Nice to wake up to some good news for a change:
American forces captured a bearded Saddam Hussein as he hid in a dirt hole under a farmhouse near his hometown of Tikrit, ending one of the most intensive manhunts in history. The arrest, eight months after the fall of Baghdad, was carried out without a shot fired and was a huge victory for U.S. forces. “Ladies and gentlemen, we got him,” U.S. administrator L. Paul Bremer told a news conference Sunday…
Read more in Yahoo!’s Full Coverage. It’s times likes these that Yahoo!’s Full Coverage news feature really shines. Stories from multiple sources, pulled together by editorial staff. In contrast… Google News is simply outclassed on breaking news. Over the course of the day, I expect it’s coverage to improve as more links algorithmically point to how big a story this is.
The Inquirer agrees with my opinion about Gore’s endorsement of Dean… it’s no surprise at all:
This endorsement is about the Clinton-Gore divorce. Back in the ’90s, when he was a heartbeat away from power, Gore and the First Couple had a close political marriage. But now he’s standing on their lawn, threatening to burn their house down.
This is about a clash of political styles. Gore said several years ago that he was going to get real, that he was fed up with being micromanaged by political consultants – note also that Dean’s whole style is anti-consultant. Bill Clinton, you may recall, once had his pollster decide where he should take his vacation.
Gore’s endorsement of Dean is also about the sharp divisions within the Democratic Party – between the outspoken, Bush-hating, left-leaning antiwar people (who have flocked to Dean) and the more moderate, pro-war, business-friendly people (who dominate the party establishment, which, in turn, is largely controlled by the Clintons). When Gore declared for Dean and said that “we need to remake the Democratic Party,” he was essentially saying, “My way is better than their way.”
The Clintons clearly don’t like Dean’s way. His angry, two-fisted style and his opposition to the war in Iraq are anathema to the party establishment, which fears that Dean will alienate suburban swing voters and wind up as cannon fodder for the GOP. The split on the war demonstrates the divide. On talk shows last week, Hillary Clinton defended her pro-war Senate vote, and even spoke of the need for more U.S. troops. It is notable that a significant number of Clinton administration alumni are toiling for retired Gen. Wesley Clark, who might well emerge as the designated stop-Dean candidate during the primaries.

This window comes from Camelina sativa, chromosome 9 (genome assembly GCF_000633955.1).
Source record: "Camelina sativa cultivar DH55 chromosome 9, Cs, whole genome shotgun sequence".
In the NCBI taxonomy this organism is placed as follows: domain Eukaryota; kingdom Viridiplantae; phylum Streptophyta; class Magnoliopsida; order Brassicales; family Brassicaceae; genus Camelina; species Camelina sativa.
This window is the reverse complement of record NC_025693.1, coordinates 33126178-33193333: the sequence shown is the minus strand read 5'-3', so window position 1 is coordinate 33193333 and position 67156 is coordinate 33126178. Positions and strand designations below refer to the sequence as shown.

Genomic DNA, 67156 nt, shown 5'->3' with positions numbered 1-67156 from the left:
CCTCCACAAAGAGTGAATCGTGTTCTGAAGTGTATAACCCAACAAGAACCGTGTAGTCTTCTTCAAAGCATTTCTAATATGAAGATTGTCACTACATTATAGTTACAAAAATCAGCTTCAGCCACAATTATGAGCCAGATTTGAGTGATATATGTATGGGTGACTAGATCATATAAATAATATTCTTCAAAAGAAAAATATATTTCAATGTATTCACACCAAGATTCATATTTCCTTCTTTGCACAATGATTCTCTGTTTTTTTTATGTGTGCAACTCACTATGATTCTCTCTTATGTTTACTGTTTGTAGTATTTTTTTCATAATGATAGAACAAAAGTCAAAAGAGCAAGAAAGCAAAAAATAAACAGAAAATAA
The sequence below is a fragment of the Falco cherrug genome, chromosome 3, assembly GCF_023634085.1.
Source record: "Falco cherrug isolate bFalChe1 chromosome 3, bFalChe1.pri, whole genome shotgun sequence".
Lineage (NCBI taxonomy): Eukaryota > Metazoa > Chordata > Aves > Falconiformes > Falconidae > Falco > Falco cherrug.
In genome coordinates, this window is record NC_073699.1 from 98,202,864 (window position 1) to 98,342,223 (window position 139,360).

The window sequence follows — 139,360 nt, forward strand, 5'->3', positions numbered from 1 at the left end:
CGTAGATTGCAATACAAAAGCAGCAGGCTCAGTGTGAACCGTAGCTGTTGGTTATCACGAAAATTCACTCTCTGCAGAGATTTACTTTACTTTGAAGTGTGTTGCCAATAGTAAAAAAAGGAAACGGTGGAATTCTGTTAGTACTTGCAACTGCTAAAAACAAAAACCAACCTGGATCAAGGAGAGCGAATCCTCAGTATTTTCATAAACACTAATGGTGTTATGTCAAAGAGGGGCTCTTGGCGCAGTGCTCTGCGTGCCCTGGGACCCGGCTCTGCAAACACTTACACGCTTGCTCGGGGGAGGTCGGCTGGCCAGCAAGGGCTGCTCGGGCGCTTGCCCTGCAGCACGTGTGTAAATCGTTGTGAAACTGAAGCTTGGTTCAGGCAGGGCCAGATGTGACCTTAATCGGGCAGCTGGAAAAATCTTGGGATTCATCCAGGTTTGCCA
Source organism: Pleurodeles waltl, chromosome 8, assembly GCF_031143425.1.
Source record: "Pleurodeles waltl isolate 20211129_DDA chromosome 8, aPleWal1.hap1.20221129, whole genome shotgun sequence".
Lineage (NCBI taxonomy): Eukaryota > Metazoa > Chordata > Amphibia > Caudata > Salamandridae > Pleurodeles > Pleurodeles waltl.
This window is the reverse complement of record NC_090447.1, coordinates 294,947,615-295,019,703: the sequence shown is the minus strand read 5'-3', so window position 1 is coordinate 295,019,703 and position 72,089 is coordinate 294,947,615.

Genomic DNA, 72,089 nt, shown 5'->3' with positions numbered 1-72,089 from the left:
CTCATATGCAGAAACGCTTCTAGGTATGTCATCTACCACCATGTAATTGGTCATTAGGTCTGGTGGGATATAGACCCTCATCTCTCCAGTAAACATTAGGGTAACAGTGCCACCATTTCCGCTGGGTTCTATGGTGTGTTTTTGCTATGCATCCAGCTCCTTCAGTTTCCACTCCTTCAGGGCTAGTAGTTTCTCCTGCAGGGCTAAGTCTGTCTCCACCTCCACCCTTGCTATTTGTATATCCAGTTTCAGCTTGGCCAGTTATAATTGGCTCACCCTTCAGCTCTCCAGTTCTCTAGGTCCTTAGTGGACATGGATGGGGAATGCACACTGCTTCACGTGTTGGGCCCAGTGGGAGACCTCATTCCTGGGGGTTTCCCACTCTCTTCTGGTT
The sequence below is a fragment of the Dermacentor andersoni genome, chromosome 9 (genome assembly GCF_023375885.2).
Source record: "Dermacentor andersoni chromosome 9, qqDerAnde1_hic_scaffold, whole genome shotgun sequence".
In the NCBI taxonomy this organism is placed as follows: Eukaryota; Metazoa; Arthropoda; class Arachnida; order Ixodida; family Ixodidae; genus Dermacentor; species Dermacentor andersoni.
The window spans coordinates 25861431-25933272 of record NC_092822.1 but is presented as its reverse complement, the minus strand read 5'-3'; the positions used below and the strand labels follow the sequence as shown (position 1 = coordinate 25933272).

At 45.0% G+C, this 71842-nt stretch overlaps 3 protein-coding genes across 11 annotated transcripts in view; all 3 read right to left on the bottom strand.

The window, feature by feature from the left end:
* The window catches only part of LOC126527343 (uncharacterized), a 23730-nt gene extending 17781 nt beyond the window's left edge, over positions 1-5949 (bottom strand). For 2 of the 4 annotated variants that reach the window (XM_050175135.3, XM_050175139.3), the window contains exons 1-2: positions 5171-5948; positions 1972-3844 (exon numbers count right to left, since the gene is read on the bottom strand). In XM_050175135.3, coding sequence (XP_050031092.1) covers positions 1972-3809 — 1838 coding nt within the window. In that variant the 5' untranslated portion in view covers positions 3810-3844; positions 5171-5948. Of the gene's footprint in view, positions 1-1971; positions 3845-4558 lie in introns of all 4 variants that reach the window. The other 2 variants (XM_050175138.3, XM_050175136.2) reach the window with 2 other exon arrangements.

Cynics might say that Gore gravitated to Dean only because he was shopping for a fresh constituency. Wrong. Gore has spent the last few years getting back in touch with his inner populist – with the instincts that he inherited from his father, Al Gore Sr., a Tennessee senator who frequently spoke for the little guy and inveighed against the corporate and political establishment.
The Dean endorsement is predictable when you consider Gore’s recent history – starting in August 2000, when, as the Democratic nominee, he chose not to run on Clinton’s pro-business economic record (fiscal austerity, balanced budgets), instead declaring that he wanted to soak the corporations, that he was for “the people” against “the powerful.”
The Clinton camp roasted him for that decision after the election, contending that he wouldn’t have narrowly lost the nationwide suburban vote if he had run on the Clinton record. Bill himself said this to Gore at a stormy post-election meeting; worse yet, in the summer of 2002, his own running mate, Joe Lieberman, blamed the defeat on Gore’s populist rhetoric. (Gore reputedly never forgets an insult. Lieberman’s 2002 attack may explain why Gore didn’t give him a courtesy call before endorsing Dean.)
Read more in The Philadelphia Inquirer.
Brookings released a report on Pennsylvania that Tom Ferrick Jr. says could be titled: : “Pennsylvania: Going Nowhere Fast.”. He makes the point that answers to Pennsylvania’s troubles maybe found in Philadlephia’s past.
Did you know that the Supreme Court is hearing a case on Congressional redistricting in Pennsylvania that could have national repurcussions (Philadelphia Inquirer)?